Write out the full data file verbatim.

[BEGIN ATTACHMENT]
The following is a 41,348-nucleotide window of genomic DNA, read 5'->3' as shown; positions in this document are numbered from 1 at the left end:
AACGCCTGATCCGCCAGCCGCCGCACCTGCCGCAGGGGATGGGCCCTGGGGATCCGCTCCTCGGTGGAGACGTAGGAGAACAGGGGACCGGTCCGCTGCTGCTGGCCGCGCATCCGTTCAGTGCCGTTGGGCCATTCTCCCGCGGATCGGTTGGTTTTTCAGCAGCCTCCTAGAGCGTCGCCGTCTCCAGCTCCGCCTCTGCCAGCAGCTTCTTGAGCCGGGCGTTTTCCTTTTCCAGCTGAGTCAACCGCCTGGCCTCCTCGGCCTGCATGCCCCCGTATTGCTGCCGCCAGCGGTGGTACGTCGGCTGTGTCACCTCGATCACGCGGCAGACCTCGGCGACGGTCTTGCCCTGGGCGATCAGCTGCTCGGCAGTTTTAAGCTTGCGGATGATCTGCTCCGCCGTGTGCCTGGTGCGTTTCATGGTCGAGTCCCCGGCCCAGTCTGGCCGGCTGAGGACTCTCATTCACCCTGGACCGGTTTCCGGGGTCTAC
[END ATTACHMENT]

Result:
The following is a 41,348-nucleotide window of genomic DNA, read 5'->3' as shown; positions in this document are numbered from 1 at the left end:
AACGCCTGATCCGCCAGCCGCCGCACCTGCCGCAGGGGATGGGCCCTGGGGATCCGCTCCTCGGTGGAGACGTAGGAGAACAGGGGACCGGTCCGCTGCTGCTGGCCGCGCATCCGTTCAGTGCCGTTGGGCCATTCTCCCGCGGATCGGTTGGTTTTTCAGCAGCCTCCTAGAGCGTCGCCGTCTCCAGCTCCGCCTCTGCCAGCAGCTTCTTGAGCCGGGCGTTTTCCTTTTCCAGCTGAGTCAACCGCCTGGCCTCCTCGGCCTGCATGCCCCCGTATTGCTGCCGCCAGCGGTGGTACGTCGGCTGTGTCACCTCGATCACGCGGCAGACCTCGGCGACGGTCTTGCCCTGGGCGATCAGCTGCTCGGCAGTTTTAAGCTTGCGGATGATCTGCTCCGCCGTGTGCCTGGTGCGTTTCATGGTCGAGTCCCCGGCCCAGTCTGGCCGGCTGAGGACTCTCATTCACCCTGGACCGGTTTCCGGGGTCTAC